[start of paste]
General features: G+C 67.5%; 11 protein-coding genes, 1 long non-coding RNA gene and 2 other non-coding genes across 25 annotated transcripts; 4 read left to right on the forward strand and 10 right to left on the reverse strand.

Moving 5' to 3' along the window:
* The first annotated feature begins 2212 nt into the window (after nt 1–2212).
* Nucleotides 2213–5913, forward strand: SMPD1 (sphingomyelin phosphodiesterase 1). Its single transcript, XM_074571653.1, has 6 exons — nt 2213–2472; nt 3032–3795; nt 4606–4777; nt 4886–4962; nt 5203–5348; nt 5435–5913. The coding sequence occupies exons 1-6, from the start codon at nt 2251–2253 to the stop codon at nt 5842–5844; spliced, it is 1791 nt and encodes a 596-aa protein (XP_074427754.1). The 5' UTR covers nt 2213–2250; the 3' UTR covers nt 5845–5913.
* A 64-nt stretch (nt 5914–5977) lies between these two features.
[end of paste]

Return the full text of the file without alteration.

General features: G+C 67.5%; 11 protein-coding genes, 1 long non-coding RNA gene and 2 other non-coding genes across 25 annotated transcripts; 4 read left to right on the forward strand and 10 right to left on the reverse strand.

Moving 5' to 3' along the window:
* The first annotated feature begins 2212 nt into the window (after nt 1–2212).
* Nucleotides 2213–5913, forward strand: SMPD1 (sphingomyelin phosphodiesterase 1). Its single transcript, XM_074571653.1, has 6 exons — nt 2213–2472; nt 3032–3795; nt 4606–4777; nt 4886–4962; nt 5203–5348; nt 5435–5913. The coding sequence occupies exons 1-6, from the start codon at nt 2251–2253 to the stop codon at nt 5842–5844; spliced, it is 1791 nt and encodes a 596-aa protein (XP_074427754.1). The 5' UTR covers nt 2213–2250; the 3' UTR covers nt 5845–5913.
* A 64-nt stretch (nt 5914–5977) lies between these two features.